Toyota has issued a recall for its Sienna Minivans from 1998 to 2010 (that’s 12 years). The Sienna’s spare tire is held in place by a cable that could rust and snap. The numbers are astounding: 870,000 minivans in North America!
Toyota are claiming that this problem would only affect the cars driven in cold climates where road salt is typically used. This latest recall will, no doubt, further erode customer satisfaction and confidence.
Only in cold climates?
I take issue with Toyota’s assumption that this only applies to minivans in cold climates I live in a cold climate (Canada) where salt is often used in the winter to make the roads safe to drive on. But I also lived for a short time on the east coast of Florida. When I purchased my car in Florida, I was told that rust protection was just as important in Florida as it was in Canada, maybe more so, because of the salt in the air. So any location, cold or otherwise, near an ocean could also be affected, though the Toyota has not indicated this this might be a possibility.
This latest recall will, no doubt, further erode customer satisfaction and confidence.
Sadly this news comes just shortly after two additional problems facing Toyota.
34,000 SUVs recalled
The Lexus GX 460 SUV was declared unsafe by Consumer Reports. Toyota investigated the concern and has agreed that they have a problem with a possible roll over and have issued a recall on 34,000 sports utility vehicles world wide, including both the Lexus GX 460 and the left hand drive models of the Land Cruiser Prado.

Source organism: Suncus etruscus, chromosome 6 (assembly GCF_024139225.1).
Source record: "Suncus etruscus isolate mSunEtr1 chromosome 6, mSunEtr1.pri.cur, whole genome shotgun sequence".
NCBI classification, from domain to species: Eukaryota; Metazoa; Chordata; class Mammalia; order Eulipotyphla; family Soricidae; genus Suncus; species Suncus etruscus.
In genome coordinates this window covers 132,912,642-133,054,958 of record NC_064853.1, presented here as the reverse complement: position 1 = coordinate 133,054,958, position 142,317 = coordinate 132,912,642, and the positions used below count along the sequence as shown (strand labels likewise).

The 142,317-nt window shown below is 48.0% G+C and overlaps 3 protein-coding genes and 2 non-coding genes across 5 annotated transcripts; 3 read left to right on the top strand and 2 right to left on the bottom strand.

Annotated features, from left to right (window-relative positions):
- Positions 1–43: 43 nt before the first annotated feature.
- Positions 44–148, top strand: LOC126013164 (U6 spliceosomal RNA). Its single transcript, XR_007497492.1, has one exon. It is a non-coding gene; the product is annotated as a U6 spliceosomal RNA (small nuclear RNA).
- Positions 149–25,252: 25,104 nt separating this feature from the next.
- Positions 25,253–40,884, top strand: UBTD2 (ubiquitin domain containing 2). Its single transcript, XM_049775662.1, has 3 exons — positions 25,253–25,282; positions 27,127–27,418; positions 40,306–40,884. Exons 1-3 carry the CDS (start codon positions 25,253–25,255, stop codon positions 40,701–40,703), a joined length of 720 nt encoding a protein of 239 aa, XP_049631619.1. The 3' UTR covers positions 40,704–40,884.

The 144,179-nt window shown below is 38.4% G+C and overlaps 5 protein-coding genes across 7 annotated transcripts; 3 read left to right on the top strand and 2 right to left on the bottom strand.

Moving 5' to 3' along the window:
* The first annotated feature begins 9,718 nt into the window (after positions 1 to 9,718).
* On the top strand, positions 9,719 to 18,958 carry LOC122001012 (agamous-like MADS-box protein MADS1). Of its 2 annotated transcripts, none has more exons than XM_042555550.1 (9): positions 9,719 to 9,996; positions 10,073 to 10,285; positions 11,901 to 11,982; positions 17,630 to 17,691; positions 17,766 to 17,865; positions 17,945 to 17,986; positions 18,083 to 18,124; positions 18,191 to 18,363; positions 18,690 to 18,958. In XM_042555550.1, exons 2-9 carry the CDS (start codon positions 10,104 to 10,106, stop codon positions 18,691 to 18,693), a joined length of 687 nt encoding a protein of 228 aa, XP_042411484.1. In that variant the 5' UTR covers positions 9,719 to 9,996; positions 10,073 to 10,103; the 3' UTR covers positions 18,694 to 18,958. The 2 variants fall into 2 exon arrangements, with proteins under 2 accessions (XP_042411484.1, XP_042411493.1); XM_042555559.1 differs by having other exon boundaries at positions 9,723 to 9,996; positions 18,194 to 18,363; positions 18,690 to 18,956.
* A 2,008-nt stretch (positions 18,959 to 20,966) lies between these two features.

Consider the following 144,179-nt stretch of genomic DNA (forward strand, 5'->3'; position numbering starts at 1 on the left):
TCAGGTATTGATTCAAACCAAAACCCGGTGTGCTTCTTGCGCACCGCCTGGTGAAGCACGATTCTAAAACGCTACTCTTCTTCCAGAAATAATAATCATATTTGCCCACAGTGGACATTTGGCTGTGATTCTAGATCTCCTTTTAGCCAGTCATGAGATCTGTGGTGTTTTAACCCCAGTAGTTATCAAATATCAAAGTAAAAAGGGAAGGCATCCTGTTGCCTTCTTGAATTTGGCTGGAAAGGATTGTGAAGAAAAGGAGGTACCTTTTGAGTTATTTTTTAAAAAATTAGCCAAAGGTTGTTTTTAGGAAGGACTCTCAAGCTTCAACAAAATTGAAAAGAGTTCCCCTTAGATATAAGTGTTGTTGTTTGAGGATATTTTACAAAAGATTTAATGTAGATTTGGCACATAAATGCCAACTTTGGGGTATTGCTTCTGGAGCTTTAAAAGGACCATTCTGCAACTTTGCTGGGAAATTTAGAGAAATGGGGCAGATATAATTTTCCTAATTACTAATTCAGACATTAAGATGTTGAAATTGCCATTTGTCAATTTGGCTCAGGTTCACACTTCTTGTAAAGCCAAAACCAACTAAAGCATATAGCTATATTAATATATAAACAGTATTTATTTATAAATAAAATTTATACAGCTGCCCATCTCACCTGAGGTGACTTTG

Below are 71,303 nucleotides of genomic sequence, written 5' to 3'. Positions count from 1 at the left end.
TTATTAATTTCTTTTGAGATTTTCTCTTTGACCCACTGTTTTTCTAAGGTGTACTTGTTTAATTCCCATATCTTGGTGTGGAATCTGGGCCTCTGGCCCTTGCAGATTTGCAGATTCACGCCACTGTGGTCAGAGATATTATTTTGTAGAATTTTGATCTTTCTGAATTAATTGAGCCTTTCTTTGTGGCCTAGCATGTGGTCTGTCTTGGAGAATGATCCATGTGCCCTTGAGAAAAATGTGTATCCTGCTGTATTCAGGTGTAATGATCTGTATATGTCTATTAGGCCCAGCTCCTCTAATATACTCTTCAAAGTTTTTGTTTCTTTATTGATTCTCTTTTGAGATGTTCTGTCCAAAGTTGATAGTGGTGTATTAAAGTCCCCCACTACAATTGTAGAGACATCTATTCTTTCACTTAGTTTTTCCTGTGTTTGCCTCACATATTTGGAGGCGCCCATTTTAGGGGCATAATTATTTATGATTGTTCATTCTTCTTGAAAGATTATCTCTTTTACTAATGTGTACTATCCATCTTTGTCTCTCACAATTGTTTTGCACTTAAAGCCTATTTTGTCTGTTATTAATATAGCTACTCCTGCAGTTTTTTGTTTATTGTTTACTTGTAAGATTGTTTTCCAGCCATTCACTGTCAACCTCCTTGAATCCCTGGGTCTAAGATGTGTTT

$16.4 Million fine paid in the US
Earlier this month, Toyota agreed to pay the $16.4 Million fine, maximum fine the US Government can impose, for hiding the accelerator pedal defects from consumers and the US for 4 months. Toyota claims that they agreed to pay the fine, at least partially, “to avoid a protracted dispute and possible litigation” but claims no wrong doing. Are these people in denial? The payment of the fine may also hurt Toyota’s chances in successfully fighting the lawsuits it is now facing.
Mamoru Kato, auto analyst at the Tokai Tokyo Research Center, said pay the fine in the United States, where its executives have been grilled by lawmakers. “There were concerns that paying the fine would mean Toyota admitted wrongdoing, but there were also concerns that a refusal to pay would spark an outcry, including accusations that Toyota doesn’t feel sorry.”
One has to feel sorry for the customers who have purchased a Toyota as one after another the owners of various models have been subjected to problems with their vehicles and potential loss of resale value.
Customer Service does not own Customer Satisfaction!
One often hears that the customer service (or in this case the service department in dealerships) should be responsible for ensuring customer satisfaction. The continuing saga of Toyota’s woes is a poster child example of where the actions of management and other parts of an organization cannot be fixed by the customer service department, no matter how hard they try.
I welcome your comments.